Value Investing when Debt Levels are High

I would ask yourself how to implement value investing in an era where debt is no longer expanding. Arguably an era where inflation is increasing (albeit from a low starting point).

A few years ago, everyone “knew” housing prices never went down nation wide. Today, CNBC constantly tells us that the consumer is 70% of the economy… undoubtedly true when debt levels were expanding. But consumer income is not growing as fast as the cost of living, and debt levels cannot expand again. The “consumer is 70% of the economy” assumption probably won’t hold over the next few decades like it did in the past few decades. How does one implement value investing in such an environment?

So asked on reader in response to last night’s post.  His full comment was similar to some of the musings of Bill Gross, in that we don’t live long enough to really prove we have skill in investing, but over the last 40 years the overall macroeconomic regime of expanding debt favored certain classes of investors.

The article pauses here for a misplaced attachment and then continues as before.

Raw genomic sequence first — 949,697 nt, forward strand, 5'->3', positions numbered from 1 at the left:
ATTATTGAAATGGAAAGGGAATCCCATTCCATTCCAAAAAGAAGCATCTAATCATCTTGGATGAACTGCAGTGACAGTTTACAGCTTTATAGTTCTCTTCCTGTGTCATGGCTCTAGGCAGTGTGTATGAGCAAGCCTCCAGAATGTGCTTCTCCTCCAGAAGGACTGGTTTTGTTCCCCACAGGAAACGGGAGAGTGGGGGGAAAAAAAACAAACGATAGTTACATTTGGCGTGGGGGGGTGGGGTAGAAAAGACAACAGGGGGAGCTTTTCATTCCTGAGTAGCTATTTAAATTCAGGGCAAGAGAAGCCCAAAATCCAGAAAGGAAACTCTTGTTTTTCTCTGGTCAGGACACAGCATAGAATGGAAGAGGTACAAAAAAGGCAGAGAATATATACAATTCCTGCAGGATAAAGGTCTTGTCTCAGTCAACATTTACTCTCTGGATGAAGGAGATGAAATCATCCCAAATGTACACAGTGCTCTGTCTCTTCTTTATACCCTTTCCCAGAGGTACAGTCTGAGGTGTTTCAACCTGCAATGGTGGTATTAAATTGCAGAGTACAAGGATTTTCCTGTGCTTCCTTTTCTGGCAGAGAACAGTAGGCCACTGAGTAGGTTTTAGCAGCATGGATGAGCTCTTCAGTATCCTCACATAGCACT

A few thoughts:

1) Value investing is SAFE and cheap, not CHEAP and safe.  Focus on margin of safety.  Spend time asking what can go wrong.  Test the strength of moats.

2) In 2008-2009, there were a lot of value investors that got savaged.  Why?  They invested a lot in statistically cheap financial companies that were carrying a lot of credit risk.  Having worked for a hedge fund 2003-2007 that did the opposite, my own investing was constrained because I feared what might happen when the bear part of the credit cycle emerged (leaving aside a mortgage REIT that I foolishly held onto).

Credit-sensitive financials are like cyclical non-financials that have over-invested in productive capacity.  They have high operating leverage, and will only prosper when demand is strong/credit is good.  Cyclical companies often have low P/E multiples near the top of the cycle, because the bear phase is anticipated.  They have high or negative P/E multiples near the bottom of the cycle, because the bull phase is anticipated.

The main idea here is to be skeptical of companies carrying a lot of credit risk, particularly after they have succeeded for some time.  When the credit risk manifests, it is savage.

3)   Avoid debt and products that require it.  My portfolios ordinarily avoid companies with a lot of debt.  I like companies that finance themselves internally through retained earnings.  During bear market phases, companies with financial flexibility do better.  It is always better to get financing at a time when you don’t *have* to get it.  Seeking liquidity when little is available is never an attractive place to be.